CHICAGO (WLS) --Several female workers are suing Chicago's Ford plant, claiming sexual harassment, discrimination and retaliation at the assembly plant at 126th and Torrence on the city's South Side. The lawsuit includes hundreds of detailed allegations of sexually explicit conduct against women, and the workers claim they have gone on for more than two decades.
This isn't the first time we've heard these types of complaints about Chicago's assembly plant. There was another case several years ago, but this lawsuit is based on new allegations about a workplace hostile to women. These women say no one would listen when they complained about sexual harassment.
"It got bad where I was basically given ultimatums if I didn't attend sex parties," said Maria Price.
"They may not make the statement directed at me, but they make it in regards to my female companions, so it bothers me and they know it," said Helen Allen.
The women are part of class action lawsuit against Ford. The complaint alleges sexual harassment, abuse and discrimination at Ford's assembly plant on Torrence Avenue. They say male coworkers, managers and supervisors would target them if they complained about propositions and inappropriate conduct.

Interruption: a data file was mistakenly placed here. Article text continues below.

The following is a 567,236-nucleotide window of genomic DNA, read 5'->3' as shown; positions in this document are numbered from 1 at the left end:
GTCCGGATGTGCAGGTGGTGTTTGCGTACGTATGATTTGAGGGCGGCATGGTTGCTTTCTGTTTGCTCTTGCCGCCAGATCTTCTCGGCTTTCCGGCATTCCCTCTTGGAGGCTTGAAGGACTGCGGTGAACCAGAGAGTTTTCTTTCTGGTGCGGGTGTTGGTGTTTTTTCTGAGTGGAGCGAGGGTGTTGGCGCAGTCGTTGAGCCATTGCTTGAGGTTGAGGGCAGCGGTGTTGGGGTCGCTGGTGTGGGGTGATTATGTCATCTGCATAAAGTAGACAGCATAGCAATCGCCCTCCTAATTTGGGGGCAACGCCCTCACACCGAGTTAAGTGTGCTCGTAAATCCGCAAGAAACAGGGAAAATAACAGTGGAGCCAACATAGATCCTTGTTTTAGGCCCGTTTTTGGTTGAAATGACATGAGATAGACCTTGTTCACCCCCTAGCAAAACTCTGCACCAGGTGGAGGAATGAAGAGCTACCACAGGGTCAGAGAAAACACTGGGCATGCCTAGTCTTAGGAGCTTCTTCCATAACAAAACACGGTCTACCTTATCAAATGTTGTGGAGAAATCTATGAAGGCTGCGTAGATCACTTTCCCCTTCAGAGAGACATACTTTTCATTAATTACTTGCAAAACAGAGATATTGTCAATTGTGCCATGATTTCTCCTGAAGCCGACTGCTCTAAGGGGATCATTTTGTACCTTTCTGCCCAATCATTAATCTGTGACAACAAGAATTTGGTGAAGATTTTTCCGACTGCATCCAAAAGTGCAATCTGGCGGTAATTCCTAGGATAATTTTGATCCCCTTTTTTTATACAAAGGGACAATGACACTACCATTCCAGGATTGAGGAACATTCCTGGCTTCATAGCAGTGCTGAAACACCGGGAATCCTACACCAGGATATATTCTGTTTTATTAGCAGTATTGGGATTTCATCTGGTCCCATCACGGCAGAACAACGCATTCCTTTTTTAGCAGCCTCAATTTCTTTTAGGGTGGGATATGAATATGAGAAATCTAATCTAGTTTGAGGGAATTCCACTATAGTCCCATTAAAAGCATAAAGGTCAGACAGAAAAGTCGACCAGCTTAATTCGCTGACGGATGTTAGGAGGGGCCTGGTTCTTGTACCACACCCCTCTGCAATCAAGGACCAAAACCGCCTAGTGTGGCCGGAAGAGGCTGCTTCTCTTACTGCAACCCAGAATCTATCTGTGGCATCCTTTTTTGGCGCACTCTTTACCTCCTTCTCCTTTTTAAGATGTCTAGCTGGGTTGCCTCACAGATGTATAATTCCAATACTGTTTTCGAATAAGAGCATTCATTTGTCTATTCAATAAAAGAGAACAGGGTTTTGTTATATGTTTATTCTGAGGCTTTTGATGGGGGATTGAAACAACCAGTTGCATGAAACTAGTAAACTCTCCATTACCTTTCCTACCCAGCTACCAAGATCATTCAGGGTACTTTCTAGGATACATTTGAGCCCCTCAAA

"Those people treated me so badly I couldn't even feed my disabled son," said Christie Van.
Ford did not have anyone who would do an interview and would not discuss details of any employee's complaint, but issued a statement saying in part: "Ford is proud to be an equal opportunity employer and takes reports of harassment or discrimination very seriously. Where allegations of misconduct are raised, it is our policy to investigate them thoroughly and take all appropriate steps in response."
In 1999, another class action lawsuit alleged sexual harassment at the Ford assembly plant. It was settled and a monitor was appointed. The attorney representing the women said Monday that once the monitor left, so did their protection.
"Ford continues to tolerate, and in many instances condone, an atmosphere that is demoralizing and demeaning toward women," attorney Keith Hunt said.
"I wish the other female workers and the women at the plant, that they won't have to go through all that we have," said Charmella LeViege.
The women who came forward said there are others who don't feel safe. They say they just want to do their jobs without looking over their shoulders.
The lawsuit asks a monitor be put in place permanently. The women says there is a hotline they could call to report sexual harassment. They say when they called, they were told to go back to work and keep quiet.